Just a quick update on the smithing..

I just wanted to share a quick update on the knife I was working on yesterday. Like I said, I decided to make some “chainsaw Damascus”. For any blacksmiths out there that haven’t ever made their own Damascus steel, be careful! Once you start you can’t stop!!!!!!

The patterns that come out of it are always a surprise after the acid soak. Not only does it create a beautiful knife, but it helps to increase the strength and edge holding ability of the blade.

Most times I use some 15n20 and some 1095 high carbon steel to make the billets. But I also like to use some various scrap to help lower our foot print and to try to recycle when I can. This one was made from some old, bent chainsaw chains. I’ve got a bunch that have been worn out over the years and I always thought about what I could do with them instead of just throwing them away. So, I cut them up into 6 inch pieces, tacked them together, heated them in the forge, and then pounded the snot out of them. The most challenging part was the initial forge welds. Even though I tack welded them together, it was still like trying to hit a live snake with a hammer until I got them to weld. Good times.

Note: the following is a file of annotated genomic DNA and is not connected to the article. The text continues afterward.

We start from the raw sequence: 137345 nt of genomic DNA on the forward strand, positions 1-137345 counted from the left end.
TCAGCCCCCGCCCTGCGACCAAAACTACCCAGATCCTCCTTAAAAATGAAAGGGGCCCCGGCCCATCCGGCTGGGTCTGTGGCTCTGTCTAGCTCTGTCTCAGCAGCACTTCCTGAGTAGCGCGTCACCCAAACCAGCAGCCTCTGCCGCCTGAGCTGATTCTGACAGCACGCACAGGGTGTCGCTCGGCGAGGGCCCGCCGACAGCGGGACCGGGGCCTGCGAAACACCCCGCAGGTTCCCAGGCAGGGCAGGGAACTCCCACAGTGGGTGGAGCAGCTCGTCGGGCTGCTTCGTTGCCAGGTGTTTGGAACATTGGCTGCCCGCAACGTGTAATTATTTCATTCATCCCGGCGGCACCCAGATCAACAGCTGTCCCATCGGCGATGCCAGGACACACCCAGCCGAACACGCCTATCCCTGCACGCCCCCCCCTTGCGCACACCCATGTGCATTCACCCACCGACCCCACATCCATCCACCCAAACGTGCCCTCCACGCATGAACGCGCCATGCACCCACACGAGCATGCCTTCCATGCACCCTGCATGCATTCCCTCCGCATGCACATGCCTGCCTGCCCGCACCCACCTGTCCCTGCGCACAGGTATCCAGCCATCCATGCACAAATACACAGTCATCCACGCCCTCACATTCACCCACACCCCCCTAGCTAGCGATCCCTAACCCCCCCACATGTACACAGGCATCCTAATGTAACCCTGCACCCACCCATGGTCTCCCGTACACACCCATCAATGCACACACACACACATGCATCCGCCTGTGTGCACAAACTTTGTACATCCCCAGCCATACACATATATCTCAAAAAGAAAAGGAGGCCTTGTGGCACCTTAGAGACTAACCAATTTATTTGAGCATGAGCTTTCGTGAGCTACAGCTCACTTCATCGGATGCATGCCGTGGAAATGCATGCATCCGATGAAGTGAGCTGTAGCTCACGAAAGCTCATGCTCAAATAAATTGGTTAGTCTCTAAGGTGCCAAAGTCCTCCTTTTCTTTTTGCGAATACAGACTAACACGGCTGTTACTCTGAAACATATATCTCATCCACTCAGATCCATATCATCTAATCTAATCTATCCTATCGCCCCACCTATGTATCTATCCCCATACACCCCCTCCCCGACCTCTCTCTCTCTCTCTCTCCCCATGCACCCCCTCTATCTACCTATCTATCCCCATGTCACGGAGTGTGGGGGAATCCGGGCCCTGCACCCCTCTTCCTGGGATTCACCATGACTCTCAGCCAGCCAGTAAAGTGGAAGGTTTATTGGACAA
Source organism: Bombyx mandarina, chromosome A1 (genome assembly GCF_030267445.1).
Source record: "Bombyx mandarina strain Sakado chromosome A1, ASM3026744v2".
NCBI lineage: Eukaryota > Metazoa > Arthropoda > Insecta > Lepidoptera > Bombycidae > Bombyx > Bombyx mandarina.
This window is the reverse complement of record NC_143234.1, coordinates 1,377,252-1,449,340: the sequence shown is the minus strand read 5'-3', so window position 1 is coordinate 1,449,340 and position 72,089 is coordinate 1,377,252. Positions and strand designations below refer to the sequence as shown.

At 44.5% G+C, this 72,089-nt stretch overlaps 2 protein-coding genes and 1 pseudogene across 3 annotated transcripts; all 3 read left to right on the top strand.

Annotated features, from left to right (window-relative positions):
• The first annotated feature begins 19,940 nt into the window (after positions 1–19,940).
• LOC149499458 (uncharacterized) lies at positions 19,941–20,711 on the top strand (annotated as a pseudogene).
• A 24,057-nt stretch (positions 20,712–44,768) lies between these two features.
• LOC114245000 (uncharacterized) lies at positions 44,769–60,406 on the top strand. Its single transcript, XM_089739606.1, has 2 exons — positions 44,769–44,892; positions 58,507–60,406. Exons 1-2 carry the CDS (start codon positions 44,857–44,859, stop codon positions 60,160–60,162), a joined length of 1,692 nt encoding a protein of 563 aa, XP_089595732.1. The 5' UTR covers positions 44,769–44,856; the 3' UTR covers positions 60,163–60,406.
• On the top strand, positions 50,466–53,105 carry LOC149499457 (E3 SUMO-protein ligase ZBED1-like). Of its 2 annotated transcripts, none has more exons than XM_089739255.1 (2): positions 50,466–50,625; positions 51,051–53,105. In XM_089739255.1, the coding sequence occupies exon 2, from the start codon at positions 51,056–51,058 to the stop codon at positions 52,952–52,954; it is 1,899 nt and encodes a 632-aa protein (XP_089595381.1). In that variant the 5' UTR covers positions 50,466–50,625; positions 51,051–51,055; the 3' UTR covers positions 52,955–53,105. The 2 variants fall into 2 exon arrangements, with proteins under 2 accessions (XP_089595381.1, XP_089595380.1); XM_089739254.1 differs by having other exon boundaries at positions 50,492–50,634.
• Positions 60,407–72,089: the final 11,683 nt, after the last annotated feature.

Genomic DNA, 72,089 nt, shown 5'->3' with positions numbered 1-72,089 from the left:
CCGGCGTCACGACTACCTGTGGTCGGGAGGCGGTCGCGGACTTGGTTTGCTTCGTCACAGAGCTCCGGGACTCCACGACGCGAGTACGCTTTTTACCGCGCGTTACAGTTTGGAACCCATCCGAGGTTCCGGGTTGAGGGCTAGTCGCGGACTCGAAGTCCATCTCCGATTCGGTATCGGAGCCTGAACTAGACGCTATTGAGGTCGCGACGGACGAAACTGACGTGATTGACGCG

Anyway, here are some pictures in process…

First heat treat for hardness..

After polishing and sharpening…

And finally, after the acid etch, and the fit and finish of the handle..speaking of the handle…..

Is that not a gorgeous maple burl???

I’m really proud of how this one came out. Thanks for reading, I’ve got to keep busy until we can get up to the farm and I’ve got plenty to do.

Please feel free to leave a comment, we love to hear from folks reading our blog.

All the best,



2 thoughts on “Just a quick update on the smithing..

  1. Nice work! Love the maple handle. I’ve always wanted to add blacksmiting to my list of hobbies but I’m not sure it will ever happen. Ironically we have a sword maker in town whose had requests for apprentices from time to time. I always kind of wish….. do you sell your knives?

    Liked by 1 person

    • Thanks for the compliment! It can be a big undertaking to start smithing. If you can do a little apprentice work first it would be a good idea. To jump into it sometimes requires a fairly large investment. I do sell the knives I make in person and online. My wife and I have an online shop on etsy.
      It can be fun to do, but it can be a little addicting though.



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